The Disadvantages of Having a Passbook Savings Account
Passbook savings accounts might seem great to people who like having something that they can hold in their hands and review to keep track of their savings. At the same time, though, they can be somewhat inconvenient for both consumers and banks.
People tend to label these savings accounts as outdated because even with the ability to deposit payments electronically, account holders must visit a bank at some point to update their passbooks. Not all banks send their clientele electronic or paper bank statements. So until you have time to make the trek to your nearest branch, you might not have an accurate account of how much money you’ve saved.
With a passbook savings account, you can’t review your account details online or on your phone. And if you lose your passbook, you’ll have no clue where your finances stand. In addition to those drawbacks, passbook savings accounts offer rates of return that are usually lower than the ones attached to other savings accounts. On average, interest rates sit at around 0.09%.
From a bank’s standpoint, these accounts can be expensive to maintain. Besides paying for the passbooks, the banks also have to pay for the machines that tellers use to transfer electronic data into the passbooks.
Passbook savings accounts provide a simplified, secure and traditional banking option for adults as well as children. Unlike with other accounts, there are very few barriers to entry and they can be beneficial to individuals who are serious about building their savings or starting an emergency fund.
These savings accounts have their flaws, of course. If you enjoy being able to access your bank accounts from your mobile device or you don’t have time to make routine trips to the bank, a passbook savings account might not be worth opening.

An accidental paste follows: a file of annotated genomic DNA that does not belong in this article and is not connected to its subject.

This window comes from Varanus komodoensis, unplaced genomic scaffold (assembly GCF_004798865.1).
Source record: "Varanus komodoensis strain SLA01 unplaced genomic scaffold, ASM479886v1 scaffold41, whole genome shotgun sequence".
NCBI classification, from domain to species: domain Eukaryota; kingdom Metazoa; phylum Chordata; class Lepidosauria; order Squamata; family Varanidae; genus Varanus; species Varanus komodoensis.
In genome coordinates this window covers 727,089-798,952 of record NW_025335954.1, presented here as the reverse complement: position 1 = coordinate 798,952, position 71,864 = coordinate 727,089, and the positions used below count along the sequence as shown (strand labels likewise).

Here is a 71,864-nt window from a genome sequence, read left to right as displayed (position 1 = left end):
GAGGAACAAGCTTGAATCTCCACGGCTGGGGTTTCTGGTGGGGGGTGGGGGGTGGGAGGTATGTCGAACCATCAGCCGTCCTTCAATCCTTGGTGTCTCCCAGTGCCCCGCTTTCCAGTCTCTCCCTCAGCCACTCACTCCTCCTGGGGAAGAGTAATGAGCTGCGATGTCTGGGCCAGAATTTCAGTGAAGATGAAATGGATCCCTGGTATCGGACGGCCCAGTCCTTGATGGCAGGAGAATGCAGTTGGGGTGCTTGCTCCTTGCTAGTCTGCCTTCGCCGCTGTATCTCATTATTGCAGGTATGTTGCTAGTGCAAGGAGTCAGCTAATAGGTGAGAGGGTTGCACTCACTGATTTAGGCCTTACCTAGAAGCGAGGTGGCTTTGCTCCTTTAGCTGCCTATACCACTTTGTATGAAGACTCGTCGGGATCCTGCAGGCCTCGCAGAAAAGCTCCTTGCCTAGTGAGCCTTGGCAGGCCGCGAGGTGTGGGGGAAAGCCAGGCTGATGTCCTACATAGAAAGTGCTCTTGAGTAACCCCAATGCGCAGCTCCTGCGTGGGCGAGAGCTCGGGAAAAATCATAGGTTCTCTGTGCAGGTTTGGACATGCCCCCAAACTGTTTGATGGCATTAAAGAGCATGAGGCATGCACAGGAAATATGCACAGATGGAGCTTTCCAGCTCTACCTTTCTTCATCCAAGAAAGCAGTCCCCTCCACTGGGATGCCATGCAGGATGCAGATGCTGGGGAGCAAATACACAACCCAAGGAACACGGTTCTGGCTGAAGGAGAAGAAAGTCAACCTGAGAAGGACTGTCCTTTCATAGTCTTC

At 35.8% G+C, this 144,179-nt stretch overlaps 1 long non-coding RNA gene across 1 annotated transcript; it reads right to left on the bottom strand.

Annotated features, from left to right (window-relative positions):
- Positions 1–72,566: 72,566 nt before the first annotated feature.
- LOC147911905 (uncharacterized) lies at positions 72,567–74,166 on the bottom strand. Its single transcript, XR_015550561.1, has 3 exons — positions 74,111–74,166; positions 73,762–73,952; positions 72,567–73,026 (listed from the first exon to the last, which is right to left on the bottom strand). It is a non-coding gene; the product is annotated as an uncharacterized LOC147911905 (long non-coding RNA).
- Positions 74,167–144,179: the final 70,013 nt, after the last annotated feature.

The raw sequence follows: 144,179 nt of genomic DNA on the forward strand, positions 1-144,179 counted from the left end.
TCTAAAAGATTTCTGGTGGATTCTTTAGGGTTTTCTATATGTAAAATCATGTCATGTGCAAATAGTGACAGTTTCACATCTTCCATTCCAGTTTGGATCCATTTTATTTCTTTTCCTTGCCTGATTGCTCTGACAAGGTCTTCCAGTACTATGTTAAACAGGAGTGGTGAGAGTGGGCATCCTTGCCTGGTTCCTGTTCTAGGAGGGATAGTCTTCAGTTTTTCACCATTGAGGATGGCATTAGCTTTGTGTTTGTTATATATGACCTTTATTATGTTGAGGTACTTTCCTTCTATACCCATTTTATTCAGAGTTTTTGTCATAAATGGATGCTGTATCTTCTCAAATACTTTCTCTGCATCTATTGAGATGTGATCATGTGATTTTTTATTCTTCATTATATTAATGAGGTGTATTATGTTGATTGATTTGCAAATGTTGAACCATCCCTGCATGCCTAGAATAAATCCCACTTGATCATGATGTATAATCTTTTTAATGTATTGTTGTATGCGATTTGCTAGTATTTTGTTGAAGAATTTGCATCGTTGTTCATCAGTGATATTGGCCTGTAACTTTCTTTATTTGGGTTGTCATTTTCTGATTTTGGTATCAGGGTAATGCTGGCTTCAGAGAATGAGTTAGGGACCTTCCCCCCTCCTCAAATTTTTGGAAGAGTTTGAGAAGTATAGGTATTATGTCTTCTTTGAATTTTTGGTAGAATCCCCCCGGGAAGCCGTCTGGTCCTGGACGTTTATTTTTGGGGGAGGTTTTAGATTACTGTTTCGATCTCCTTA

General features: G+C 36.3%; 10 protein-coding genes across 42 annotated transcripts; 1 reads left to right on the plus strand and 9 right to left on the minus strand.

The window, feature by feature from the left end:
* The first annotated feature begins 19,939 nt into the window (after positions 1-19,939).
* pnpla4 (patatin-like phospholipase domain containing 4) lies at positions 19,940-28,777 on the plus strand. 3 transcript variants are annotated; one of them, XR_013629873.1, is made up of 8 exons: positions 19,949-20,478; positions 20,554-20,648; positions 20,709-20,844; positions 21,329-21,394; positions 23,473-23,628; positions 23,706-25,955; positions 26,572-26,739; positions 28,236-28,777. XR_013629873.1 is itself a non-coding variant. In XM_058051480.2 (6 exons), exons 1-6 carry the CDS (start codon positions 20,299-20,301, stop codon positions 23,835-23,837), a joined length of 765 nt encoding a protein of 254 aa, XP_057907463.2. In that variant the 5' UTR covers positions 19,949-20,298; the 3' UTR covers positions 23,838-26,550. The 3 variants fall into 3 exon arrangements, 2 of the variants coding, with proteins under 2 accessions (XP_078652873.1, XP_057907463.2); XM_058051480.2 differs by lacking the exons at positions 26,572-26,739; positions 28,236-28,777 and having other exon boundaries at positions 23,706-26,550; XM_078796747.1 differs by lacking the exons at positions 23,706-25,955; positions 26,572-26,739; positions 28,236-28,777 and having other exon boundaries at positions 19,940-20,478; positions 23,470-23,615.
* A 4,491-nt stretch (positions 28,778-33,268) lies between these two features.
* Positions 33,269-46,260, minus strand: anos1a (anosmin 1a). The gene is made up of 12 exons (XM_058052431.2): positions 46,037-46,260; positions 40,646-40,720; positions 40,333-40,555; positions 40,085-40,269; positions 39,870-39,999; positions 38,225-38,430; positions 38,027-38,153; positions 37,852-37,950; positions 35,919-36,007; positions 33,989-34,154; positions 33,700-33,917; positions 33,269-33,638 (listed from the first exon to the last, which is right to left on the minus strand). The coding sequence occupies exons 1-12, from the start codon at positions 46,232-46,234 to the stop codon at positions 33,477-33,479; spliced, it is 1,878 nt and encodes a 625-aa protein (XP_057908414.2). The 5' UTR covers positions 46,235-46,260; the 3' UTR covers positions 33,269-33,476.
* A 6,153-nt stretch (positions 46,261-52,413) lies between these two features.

Tips for Building Your Savings
- Start early and save often. Small amounts, frequently set aside often pile up faster than sporadic large deposits. If you need help with keeping yourself on track, set up a reminder on a digital or physical calendar to automatic deposits timed with your paycheck interval.
- Emergency funds can be built with any sort of savings account. Stashing your money in high interest savings account will earn you some low effort interest.
- Work with a financial advisor, especially if you’re focused on saving for retirement. According to industry experts, people who work with a finacial advisor are twice as likely to be on track to meet their retirement goals. A matching tool like SmartAsset’s SmartAdvisor can help you find a person to work with to meet your needs. First you’ll answer a series of questions about your situation and goals. Then the program will narrow down your options from thousands of advisors to three fiduciaries who suit your needs. You can then read their profiles to learn more about them, interview them on the phone or in person and choose who to work with in the future. This allows you to find a good fit while the program does much of the hard work for you.